I’m running another writing course soon in Iceland and have been sorting through potential pre-reading material. In my file of pdfs I came across an editorial written by Neil Selwyn in the journal Learning, Media and Technology. The piece is called ‘So What?’… a question every journal article needs to answer‘.
It’s pretty apparent that Selwyn was tired of getting papers that weren’t suitable for his journal. In his three years as Editor he’d obviously seen a lot of unsuitable submissions – and he really, really didn’t want to see any more. You can hear his frustration in his very clear delineation of what is and isn’t acceptable for his journal….
These ‘proof of concept’ and ‘best practice’ studies of the application of specific digital devices and practices in particular educational settings are clearly necessary and worthwhile stages in the development of any educational technology. Yet work of this kind does not translate automatically into scholarly, academic writing. A social science journal such as Learning Media & Technology is not looking to publish endless variations on describing the potential of ‘gadget X + classroom Y’. Instead, we are looking to publish articles that have substantially more to say about the ‘wider picture’ of education, technology and society. What some submitting authors perhaps fail to recognise is that the most significant aspect of their work is not the actual piece of technology or new media under scrutiny.
So, no simple descriptions of practice then. Not for Selwyn. No talking up new toys either.
In order to help prospective authors get to the So What of their paper, Selwyn suggests that they consider these questions:
What is the relevance of the article to practice – or any other aspect of the real world?
What is the relevance of the article to policy?
What is the relevance of the article to other academic research and writing?
What is the relevance of the article to theory?
Selwyn unpacks these questions in relation to his particular journal, but as headlines to think about, they are a pretty good guide for anyone writing a scholarly journal article. A scholarly paper has to have something to say – it’s got to make a point – about something that the target journal readers will be interested in, something of some significance.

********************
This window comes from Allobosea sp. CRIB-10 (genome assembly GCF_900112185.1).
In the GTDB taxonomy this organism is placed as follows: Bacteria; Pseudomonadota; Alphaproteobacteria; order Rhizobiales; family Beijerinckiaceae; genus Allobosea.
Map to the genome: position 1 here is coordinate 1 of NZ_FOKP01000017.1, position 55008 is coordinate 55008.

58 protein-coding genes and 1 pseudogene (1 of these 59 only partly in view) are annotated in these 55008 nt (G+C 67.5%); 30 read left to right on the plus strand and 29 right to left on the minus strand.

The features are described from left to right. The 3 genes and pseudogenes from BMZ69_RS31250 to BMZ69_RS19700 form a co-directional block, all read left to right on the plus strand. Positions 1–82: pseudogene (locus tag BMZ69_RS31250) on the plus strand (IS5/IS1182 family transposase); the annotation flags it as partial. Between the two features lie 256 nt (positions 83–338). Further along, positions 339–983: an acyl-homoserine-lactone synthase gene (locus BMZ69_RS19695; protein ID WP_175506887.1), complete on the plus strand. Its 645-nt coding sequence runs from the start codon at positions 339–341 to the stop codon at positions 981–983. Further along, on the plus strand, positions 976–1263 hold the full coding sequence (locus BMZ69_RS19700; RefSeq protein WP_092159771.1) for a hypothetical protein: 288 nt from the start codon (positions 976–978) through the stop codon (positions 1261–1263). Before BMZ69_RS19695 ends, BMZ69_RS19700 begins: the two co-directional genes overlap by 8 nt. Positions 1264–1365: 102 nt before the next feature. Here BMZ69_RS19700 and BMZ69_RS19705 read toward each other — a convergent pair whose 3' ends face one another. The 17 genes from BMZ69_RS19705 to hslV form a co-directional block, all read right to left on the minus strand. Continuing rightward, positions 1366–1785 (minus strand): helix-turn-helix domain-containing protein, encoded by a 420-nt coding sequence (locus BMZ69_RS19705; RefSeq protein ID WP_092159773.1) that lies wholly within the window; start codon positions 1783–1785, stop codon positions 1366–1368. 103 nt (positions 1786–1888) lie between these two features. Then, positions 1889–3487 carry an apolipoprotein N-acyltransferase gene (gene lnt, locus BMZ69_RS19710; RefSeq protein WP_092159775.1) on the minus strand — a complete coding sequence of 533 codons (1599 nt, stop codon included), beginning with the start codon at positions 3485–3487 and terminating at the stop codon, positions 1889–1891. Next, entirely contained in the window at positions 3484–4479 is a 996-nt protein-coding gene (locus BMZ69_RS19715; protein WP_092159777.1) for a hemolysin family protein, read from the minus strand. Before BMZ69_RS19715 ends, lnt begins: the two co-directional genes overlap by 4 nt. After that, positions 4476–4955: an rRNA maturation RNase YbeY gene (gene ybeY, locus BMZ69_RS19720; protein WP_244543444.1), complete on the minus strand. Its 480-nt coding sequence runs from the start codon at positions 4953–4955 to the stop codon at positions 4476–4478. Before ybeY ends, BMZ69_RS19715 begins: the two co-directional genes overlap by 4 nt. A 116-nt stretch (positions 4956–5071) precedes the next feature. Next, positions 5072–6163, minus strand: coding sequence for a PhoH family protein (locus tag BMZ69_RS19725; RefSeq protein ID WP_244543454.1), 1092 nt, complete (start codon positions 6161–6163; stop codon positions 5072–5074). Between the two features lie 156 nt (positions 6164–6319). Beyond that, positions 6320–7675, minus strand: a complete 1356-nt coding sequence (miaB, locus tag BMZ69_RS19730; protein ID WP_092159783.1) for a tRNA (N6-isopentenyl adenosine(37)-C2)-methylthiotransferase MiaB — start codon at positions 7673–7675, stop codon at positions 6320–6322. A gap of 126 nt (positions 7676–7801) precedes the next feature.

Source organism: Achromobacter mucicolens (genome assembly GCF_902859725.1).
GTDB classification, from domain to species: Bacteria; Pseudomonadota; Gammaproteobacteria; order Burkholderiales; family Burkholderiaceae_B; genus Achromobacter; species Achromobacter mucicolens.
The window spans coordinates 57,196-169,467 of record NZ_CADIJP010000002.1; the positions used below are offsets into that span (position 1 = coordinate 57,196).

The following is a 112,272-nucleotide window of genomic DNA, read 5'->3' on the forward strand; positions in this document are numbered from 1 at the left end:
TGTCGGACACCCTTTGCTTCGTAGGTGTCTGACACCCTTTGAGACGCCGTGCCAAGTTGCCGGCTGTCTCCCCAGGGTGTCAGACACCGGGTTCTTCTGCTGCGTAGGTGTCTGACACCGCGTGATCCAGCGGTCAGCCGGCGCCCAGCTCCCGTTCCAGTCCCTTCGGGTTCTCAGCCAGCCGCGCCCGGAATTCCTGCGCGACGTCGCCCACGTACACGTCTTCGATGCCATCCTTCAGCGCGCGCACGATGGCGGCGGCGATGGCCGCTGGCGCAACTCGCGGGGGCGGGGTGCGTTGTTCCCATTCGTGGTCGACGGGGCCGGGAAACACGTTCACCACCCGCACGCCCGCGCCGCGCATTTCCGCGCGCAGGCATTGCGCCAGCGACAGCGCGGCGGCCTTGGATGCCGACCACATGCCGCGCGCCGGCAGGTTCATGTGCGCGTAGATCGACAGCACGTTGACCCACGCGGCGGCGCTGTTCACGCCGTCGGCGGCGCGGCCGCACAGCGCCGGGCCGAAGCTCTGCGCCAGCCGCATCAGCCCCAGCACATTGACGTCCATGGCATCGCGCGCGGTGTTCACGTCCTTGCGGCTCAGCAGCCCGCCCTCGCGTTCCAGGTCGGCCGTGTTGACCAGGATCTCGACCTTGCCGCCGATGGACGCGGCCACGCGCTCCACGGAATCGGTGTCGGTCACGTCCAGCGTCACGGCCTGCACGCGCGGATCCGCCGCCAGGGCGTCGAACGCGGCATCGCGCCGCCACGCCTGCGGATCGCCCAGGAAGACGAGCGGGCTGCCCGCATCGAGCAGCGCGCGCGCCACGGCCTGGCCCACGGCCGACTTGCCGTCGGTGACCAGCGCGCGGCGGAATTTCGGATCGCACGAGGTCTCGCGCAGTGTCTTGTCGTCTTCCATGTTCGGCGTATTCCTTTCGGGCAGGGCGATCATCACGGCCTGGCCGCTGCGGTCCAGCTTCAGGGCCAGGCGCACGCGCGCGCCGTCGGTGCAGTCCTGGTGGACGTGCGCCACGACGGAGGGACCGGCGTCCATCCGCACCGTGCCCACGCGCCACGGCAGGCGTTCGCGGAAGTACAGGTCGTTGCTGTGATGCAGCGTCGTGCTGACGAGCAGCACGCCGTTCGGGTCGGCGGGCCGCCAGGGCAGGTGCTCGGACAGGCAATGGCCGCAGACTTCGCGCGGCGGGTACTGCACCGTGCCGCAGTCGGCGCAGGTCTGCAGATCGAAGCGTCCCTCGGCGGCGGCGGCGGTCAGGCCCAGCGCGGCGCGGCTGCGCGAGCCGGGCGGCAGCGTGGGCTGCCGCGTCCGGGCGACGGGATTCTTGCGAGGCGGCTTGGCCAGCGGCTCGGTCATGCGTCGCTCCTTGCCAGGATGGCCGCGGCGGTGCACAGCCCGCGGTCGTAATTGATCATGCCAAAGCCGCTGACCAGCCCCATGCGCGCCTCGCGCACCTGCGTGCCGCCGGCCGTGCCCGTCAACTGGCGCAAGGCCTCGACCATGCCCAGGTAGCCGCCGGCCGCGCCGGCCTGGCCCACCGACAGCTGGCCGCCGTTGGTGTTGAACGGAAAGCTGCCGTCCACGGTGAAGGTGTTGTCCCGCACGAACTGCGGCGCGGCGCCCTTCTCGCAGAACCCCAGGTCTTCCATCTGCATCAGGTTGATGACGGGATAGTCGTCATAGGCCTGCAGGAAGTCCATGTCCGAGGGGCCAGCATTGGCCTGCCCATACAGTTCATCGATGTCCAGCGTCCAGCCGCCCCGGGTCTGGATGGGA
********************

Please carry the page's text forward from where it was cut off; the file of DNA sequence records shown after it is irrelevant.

As Selwyn puts it:
… the general point (is) that successful articles tend to be those that display having a good awareness of what they ‘are about’ – i.e., what their primary audiences are, and their value to these audiences. These articles are clearly aware of their broader significance and generalisability. These articles are mindful of the warrant of their data, and the limitations and parameters of their argument. These articles avoid making sweeping statements and refrain from reaching speculative or unjustifiable conclusions. These articles move beyond description to deeper forms of discussion, analysis and debate. In short these articles have something to say!
This is pretty helpful advice for everyone, but especially for people who are not yet experienced in writing papers for publication. I do hope that they are helpful for the participants of my forthcoming course in Iceland !
Hello may name is Patrícia and I follow your blog and your articles have been very useful for me while struggling with academic writing and in the last months of my Phd about wellbeing in dementia…I was just wondering….do you have plans to come to Portugal for a course?
Happy New year
Not at the minute … I really need a university to sort out any visiting invitations and arrangements…
We are so lucky to Dr. Pat last Nov here in ANU, Australia. Thanks Dr. Pat, your articles and academic advice have inspired us in many ways
Such a useful post Pat. And have a lovely time in Iceland – not a lot of daylight but the chance of Aurora Borealis 🙂
The ‘So what?’ (alt. version, ‘Who cares?’) question is endlessly useful, plus its watchword, ‘relevance.’
‘So what?’ makes you re-evaluate the warrant for your research, your theory and writing, or the drift of your argument.
I ask myself rhetorical questions, peppered through my thesis draft. If these aren’t clearly and satisfactorily answered then I know I’m not staying on track but wandering off into the bush.
And however proud you are of a well-wrought para., sentence or *aperçu*, if it contributes nothing of value then out it goes.
Selwyn’s free access advice is worth downloading. His excellent recommendation, to avoid “sweeping statements and refrain from reaching speculative or unjustifiable conclusions [… & …] move beyond description to deeper forms of discussion, analysis and debate,” should be written in stone for every researcher ~ not just for those in the field of social science.
The rhetorical Q.s serving as a feedback system is a good mechanism. “if in doubt leave it out” is one I learned (the hard way) while writing my 1st paper with supervisor. Hard to achieve (is my idea / paragraph / etc .. clear, is it relevant? and if yes, relevant to whom?) but helpful for sure.
Thanks for your comment and thanks Pat for the always great-read posts.
I am starting to Plan my Honours Thesis so your post and reference to Selwyn’s article is timely.
Reblogged this on Health Services Authors.
Thanks for the blog. I have read several self-help books and articles on writing. But, for me the most helpful bit of advice is “Don’t bury your lead.” Write that lead in the title or in the first few sentences of an article or chapter. It’s good for the reader and especially good for the author.
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